After our second night in Botswana, we realized that this was not a place for people on a mid-range budget. You either went on the cheap by bringing your own camping gear or eco-lodge luxurious (read: expensive safari tents with beds and outdoor showers – in the freezing winter.) A more or less affordable lodge explained the tourism objective – low impact, high income. In their attempt to preserve their natural attractions, they tried to avoid mass tourism by catering to only those who could afford to stay in exclusive accommodations. Even well equipped campers complained of exorbitant prices. So, we went through the country with the mindset that we weren’t staying long.
My fantasies of paddling through the placid Okavango Delta in a traditional mokoro dried up as soon as we realized that we would have to be dishing out thousands of dollars for a simple ride. The aerial images in my head of the largest inland delta in the world were staying right there for this trip. Instead we started in the more accessible (to the long-term and independent traveler) panhandle area. As was the case in all our attempts in Botswana for accommodation, the lodge we chose first was full of government workers traveling throughout the country for conferences. What a cushy job, civil servants put up in luxury lodges usually reserved for tourists ready to lay out some hard cash! As an alternative, the lodge owner arranged for us to take a boat to a more remote safari tent lodge along the river. We were able to relax for a few days in the deceivingly tranquil banks of the Okavango. Our nights were spent waiting to see hippos grazing on grass outside our tent. Unfortunately, we heard them close-by but didn’t get a sighting. Marc got lucky on a walk at sunset and scared a hippo grazing more inland in the bush.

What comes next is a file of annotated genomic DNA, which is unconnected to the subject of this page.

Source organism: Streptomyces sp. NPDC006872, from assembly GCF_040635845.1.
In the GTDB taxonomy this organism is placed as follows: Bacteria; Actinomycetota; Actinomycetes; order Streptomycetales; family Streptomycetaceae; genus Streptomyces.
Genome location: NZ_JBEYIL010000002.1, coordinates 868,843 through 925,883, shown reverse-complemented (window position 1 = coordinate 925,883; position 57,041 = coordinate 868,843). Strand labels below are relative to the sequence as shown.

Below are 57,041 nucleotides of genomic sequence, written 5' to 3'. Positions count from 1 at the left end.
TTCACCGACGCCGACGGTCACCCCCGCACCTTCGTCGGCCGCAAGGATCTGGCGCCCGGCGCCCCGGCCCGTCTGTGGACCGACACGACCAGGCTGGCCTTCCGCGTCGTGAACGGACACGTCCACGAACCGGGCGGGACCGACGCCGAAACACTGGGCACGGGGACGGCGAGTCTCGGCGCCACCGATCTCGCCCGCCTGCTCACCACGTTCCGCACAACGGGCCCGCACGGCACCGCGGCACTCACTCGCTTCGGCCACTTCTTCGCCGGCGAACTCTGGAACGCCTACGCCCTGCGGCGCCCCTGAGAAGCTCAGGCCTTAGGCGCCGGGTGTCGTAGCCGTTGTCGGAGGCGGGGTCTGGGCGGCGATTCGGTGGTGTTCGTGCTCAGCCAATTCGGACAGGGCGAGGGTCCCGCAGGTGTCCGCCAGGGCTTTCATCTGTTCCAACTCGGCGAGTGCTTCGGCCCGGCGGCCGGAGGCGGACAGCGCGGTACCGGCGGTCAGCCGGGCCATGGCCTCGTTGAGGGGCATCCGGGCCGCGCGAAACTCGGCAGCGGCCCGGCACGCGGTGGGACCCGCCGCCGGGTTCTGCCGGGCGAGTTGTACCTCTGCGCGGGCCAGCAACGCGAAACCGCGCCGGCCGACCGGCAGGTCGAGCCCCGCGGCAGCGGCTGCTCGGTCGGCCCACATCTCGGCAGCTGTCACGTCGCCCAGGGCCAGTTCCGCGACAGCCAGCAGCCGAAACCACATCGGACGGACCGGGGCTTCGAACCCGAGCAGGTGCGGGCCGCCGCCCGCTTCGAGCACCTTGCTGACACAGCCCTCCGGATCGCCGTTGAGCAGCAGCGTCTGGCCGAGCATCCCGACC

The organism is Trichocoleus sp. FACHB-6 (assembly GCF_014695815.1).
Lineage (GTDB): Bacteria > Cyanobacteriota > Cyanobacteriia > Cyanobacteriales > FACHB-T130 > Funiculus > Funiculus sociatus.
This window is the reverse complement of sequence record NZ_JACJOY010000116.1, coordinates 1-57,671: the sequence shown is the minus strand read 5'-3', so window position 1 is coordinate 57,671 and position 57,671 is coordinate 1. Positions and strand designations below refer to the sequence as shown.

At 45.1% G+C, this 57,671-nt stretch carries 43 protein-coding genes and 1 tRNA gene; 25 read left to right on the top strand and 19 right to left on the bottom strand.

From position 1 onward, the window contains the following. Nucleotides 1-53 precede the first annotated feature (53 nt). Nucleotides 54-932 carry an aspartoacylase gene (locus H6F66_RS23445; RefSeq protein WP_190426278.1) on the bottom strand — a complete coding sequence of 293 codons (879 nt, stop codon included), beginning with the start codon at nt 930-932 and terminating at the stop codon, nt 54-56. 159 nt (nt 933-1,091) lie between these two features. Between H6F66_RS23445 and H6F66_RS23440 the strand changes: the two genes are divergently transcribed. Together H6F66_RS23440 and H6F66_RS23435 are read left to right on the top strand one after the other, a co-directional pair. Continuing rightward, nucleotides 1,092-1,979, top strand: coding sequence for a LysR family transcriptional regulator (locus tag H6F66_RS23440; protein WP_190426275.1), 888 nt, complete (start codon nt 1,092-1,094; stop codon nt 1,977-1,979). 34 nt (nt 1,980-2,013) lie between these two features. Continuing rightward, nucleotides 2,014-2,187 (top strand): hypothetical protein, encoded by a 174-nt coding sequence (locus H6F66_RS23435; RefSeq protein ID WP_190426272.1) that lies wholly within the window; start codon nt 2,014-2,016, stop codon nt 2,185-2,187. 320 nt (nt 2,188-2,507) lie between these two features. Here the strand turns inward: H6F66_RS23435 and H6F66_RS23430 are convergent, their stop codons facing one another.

We skirted around the less accessible (at least financially) parts of the Delta to where the water and greenery from the river disappears and the blindingly white and lifeless salt pans of the Mkgadigadi begin. We followed tire and zebra tracks to make our own imprints.
At Gweta Lodge, near the pans, we were convinced by a few guest as well as our hosts not to skip the Chobe river and a side trip to Victoria Falls in Zimbabwe. The falls lived up to their hype and the Victoria Falls Hotel lunch (ostrich thai salad and crocodile pesto pasta) and setting were an additional treat. As good (and as clean-looking) as that meal was, I suffered slight food poisoning the following day and missed the sunset boat safari full of animals calling the Chobe home.
Our last stop was through the Tuli Block with impressively thick dolorite wall rocks that formerly ran through a river bank. We barely made it through the sand with our Subaru!
Quick, out of here! (But we still loved you Botswana.)